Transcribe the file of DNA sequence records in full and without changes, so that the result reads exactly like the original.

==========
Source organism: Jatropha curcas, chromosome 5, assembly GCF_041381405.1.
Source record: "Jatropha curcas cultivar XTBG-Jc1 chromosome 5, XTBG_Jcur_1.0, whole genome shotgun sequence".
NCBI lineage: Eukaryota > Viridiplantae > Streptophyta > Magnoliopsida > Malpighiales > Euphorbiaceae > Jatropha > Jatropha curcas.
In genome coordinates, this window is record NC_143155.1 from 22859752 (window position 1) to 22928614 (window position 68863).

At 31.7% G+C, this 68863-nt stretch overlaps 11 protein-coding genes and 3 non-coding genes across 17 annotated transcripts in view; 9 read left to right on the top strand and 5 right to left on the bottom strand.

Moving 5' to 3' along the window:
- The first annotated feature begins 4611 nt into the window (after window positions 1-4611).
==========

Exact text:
Source organism: Jatropha curcas, chromosome 5, assembly GCF_041381405.1.
Source record: "Jatropha curcas cultivar XTBG-Jc1 chromosome 5, XTBG_Jcur_1.0, whole genome shotgun sequence".
NCBI lineage: Eukaryota > Viridiplantae > Streptophyta > Magnoliopsida > Malpighiales > Euphorbiaceae > Jatropha > Jatropha curcas.
In genome coordinates, this window is record NC_143155.1 from 22859752 (window position 1) to 22928614 (window position 68863).

At 31.7% G+C, this 68863-nt stretch overlaps 11 protein-coding genes and 3 non-coding genes across 17 annotated transcripts in view; 9 read left to right on the top strand and 5 right to left on the bottom strand.

Moving 5' to 3' along the window:
- The first annotated feature begins 4611 nt into the window (after window positions 1-4611).